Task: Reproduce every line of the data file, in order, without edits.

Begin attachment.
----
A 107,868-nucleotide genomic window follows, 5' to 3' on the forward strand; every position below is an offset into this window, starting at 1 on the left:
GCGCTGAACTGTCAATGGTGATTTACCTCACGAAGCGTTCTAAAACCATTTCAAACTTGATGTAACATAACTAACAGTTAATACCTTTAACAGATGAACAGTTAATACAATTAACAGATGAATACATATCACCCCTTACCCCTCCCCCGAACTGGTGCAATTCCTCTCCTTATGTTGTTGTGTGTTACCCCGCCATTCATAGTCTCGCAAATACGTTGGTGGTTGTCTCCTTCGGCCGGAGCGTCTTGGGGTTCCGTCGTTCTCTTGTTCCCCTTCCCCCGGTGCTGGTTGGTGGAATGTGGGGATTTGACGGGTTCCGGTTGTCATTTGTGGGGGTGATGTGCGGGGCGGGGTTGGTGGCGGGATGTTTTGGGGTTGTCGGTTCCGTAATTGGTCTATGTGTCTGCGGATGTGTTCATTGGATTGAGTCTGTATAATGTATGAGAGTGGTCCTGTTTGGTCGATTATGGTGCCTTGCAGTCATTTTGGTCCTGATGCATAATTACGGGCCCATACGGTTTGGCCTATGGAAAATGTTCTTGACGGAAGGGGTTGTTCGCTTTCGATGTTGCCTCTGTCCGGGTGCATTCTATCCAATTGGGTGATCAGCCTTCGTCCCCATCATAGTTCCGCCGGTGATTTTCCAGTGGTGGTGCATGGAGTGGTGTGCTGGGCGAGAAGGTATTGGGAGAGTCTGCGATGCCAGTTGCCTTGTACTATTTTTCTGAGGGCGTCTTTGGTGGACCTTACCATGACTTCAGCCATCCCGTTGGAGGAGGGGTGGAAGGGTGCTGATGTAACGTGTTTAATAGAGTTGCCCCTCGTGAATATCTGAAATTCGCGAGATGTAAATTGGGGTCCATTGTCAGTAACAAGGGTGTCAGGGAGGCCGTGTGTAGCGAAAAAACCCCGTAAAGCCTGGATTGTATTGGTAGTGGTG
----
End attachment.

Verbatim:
A 107,868-nucleotide genomic window follows, 5' to 3' on the forward strand; every position below is an offset into this window, starting at 1 on the left:
GCGCTGAACTGTCAATGGTGATTTACCTCACGAAGCGTTCTAAAACCATTTCAAACTTGATGTAACATAACTAACAGTTAATACCTTTAACAGATGAACAGTTAATACAATTAACAGATGAATACATATCACCCCTTACCCCTCCCCCGAACTGGTGCAATTCCTCTCCTTATGTTGTTGTGTGTTACCCCGCCATTCATAGTCTCGCAAATACGTTGGTGGTTGTCTCCTTCGGCCGGAGCGTCTTGGGGTTCCGTCGTTCTCTTGTTCCCCTTCCCCCGGTGCTGGTTGGTGGAATGTGGGGATTTGACGGGTTCCGGTTGTCATTTGTGGGGGTGATGTGCGGGGCGGGGTTGGTGGCGGGATGTTTTGGGGTTGTCGGTTCCGTAATTGGTCTATGTGTCTGCGGATGTGTTCATTGGATTGAGTCTGTATAATGTATGAGAGTGGTCCTGTTTGGTCGATTATGGTGCCTTGCAGTCATTTTGGTCCTGATGCATAATTACGGGCCCATACGGTTTGGCCTATGGAAAATGTTCTTGACGGAAGGGGTTGTTCGCTTTCGATGTTGCCTCTGTCCGGGTGCATTCTATCCAATTGGGTGATCAGCCTTCGTCCCCATCATAGTTCCGCCGGTGATTTTCCAGTGGTGGTGCATGGAGTGGTGTGCTGGGCGAGAAGGTATTGGGAGAGTCTGCGATGCCAGTTGCCTTGTACTATTTTTCTGAGGGCGTCTTTGGTGGACCTTACCATGACTTCAGCCATCCCGTTGGAGGAGGGGTGGAAGGGTGCTGATGTAACGTGTTTAATAGAGTTGCCCCTCGTGAATATCTGAAATTCGCGAGATGTAAATTGGGGTCCATTGTCAGTAACAAGGGTGTCAGGGAGGCCGTGTGTAGCGAAAAAACCCCGTAAAGCCTGGATTGTATTGGTAGTGGTG